Stunt pair die in fiery crash at air show

Flames erupt from the bi-plane in which the stunt pilot and Jane Wicker, seen below on the wing moments before the crash in Ohio, were killed. Photo / AP
Flames erupt from the bi-plane in which the stunt pilot and Jane Wicker, seen below on the wing moments before the crash in Ohio, were killed. Photo / AP

A female wing walker and her stunt pilot were killed when their plane crashed into the ground and exploded into flames.

Jane Wicker was sitting on the wing of the bi-plane when it turned upside down and spiralled out of control in front of spectators at the Vectren Air Show in the US state of Ohio.

Video footage showed the 450 HP Stearman aircraft passing in front of the crowd before lurching violently and falling the short distance to the ground and bursting into flames.

Authorities said the pilot, who has not been named, was also killed. The cause of the crash was not yet known. No spectators were injured.

Ian Hoyt, 20, an aviation photographer and licensed pilot, said: "They were too low and too slow." He said it appeared that the plane stalled and didn't have enough air speed.

Shawn Warwick, a spectator, told the Dayton Daily News that he watched the crash through binoculars. "I noticed it was upside-down really close to the ground.

She was sitting on the bottom of the plane. I saw it just go right into the ground and explode."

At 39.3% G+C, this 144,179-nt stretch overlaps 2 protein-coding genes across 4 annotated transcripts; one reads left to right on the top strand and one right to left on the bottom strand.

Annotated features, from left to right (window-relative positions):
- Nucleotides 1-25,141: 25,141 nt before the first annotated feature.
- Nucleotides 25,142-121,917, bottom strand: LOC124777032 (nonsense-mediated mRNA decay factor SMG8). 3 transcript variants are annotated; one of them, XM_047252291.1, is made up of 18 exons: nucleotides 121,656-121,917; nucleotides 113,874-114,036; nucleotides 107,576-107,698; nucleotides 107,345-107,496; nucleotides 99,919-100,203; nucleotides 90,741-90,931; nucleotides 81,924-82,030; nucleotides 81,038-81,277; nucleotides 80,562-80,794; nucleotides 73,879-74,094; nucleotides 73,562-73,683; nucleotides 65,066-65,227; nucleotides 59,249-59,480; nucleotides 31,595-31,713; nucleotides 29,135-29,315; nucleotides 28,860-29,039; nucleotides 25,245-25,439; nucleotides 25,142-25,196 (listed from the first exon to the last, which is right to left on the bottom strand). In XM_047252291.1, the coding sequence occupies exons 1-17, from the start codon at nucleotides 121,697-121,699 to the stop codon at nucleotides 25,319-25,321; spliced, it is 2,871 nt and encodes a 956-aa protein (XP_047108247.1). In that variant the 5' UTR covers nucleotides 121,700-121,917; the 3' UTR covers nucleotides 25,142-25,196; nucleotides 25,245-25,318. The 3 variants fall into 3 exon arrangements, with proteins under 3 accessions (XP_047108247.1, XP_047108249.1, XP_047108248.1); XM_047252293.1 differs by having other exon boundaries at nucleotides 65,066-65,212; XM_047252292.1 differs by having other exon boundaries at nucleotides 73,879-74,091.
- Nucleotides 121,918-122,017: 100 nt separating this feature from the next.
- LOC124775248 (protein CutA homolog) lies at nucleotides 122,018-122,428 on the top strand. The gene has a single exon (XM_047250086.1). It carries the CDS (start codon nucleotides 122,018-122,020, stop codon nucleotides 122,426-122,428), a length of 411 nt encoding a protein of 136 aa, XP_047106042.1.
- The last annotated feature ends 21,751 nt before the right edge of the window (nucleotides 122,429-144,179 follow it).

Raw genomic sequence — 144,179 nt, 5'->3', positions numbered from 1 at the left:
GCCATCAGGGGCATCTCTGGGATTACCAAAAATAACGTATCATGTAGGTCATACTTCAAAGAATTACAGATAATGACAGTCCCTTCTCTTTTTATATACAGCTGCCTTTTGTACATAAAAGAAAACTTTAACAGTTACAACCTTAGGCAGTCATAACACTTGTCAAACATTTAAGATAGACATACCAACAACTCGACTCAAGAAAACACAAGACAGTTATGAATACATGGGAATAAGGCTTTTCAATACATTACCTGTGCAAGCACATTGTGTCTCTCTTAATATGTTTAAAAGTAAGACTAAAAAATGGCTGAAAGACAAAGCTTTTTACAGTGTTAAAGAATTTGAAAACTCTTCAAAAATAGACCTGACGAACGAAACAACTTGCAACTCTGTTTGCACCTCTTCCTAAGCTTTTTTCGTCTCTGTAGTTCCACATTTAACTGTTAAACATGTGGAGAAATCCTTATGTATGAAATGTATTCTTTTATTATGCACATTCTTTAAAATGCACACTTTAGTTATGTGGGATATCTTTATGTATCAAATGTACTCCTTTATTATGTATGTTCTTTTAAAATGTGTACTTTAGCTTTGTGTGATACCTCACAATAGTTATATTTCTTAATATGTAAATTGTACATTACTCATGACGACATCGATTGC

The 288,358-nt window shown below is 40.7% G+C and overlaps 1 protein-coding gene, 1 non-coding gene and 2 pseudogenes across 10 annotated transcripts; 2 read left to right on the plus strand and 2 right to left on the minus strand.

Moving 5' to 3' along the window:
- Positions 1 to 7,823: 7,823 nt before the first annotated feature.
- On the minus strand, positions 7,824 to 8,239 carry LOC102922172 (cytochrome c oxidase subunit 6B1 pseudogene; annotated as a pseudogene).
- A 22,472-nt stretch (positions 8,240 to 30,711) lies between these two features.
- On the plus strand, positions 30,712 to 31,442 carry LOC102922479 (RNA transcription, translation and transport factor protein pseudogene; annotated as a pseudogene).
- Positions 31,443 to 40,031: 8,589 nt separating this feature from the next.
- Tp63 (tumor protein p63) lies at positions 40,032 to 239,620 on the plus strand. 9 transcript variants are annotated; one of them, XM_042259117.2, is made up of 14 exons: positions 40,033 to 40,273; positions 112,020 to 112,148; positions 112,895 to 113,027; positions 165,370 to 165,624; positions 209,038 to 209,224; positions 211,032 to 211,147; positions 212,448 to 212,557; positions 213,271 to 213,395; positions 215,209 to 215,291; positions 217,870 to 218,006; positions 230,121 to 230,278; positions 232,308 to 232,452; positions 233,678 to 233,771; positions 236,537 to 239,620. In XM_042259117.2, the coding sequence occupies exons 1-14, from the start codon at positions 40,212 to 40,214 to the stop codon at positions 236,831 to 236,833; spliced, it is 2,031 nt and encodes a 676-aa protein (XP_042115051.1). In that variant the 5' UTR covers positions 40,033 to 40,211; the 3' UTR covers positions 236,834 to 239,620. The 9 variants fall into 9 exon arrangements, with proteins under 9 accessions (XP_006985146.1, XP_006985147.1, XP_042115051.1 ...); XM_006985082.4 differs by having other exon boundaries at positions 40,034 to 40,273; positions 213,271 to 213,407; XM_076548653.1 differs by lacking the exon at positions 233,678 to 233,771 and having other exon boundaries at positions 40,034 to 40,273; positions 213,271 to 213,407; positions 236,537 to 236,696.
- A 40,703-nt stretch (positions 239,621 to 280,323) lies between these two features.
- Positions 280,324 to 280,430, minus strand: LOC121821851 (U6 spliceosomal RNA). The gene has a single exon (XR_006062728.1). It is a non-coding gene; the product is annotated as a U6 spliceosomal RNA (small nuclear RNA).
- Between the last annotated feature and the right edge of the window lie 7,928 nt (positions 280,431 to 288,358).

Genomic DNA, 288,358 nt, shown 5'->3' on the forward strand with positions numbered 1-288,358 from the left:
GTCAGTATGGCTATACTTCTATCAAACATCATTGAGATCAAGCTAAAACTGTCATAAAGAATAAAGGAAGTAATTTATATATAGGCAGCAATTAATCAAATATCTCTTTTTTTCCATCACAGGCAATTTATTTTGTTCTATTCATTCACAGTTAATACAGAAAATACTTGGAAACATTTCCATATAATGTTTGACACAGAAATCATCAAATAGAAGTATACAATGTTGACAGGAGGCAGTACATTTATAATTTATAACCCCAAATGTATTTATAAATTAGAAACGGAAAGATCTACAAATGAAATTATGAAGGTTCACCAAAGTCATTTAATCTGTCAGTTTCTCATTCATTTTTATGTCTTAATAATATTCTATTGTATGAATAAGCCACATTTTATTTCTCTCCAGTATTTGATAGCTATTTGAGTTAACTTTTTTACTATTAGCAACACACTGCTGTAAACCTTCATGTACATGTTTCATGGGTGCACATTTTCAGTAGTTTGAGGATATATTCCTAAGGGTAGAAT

On her website, Wicker described herself as a trained pilot who started wing walking in 1990 after seeing a newspaper advert for a flying circus in Virginia. She said she was a full-time budget analyst at the Federal Aviation Authority and worked as an aerial acrobat in her spare time. In an interview last week she told WDTN-TV that her signature move was hanging underneath the plane's wing by her feet and sitting on the bottom of the aeroplane while it flew upside-down. "I'm never nervous or scared because I know if I do everything as I usually do, everything's going to be just fine."

Wicker wrote on her website she had never had any close calls while performing. "What you see us do out there is after an enormous amount of practice and fine tuning, not to mention the aeroplane goes through microscopic care. It is a managed risk and that is what keeps us alive."

Wicker's website biography described Rock Skowbo, a pilot in her company, as her "right hand and other half".

- AP

- Daily Telegraph UK

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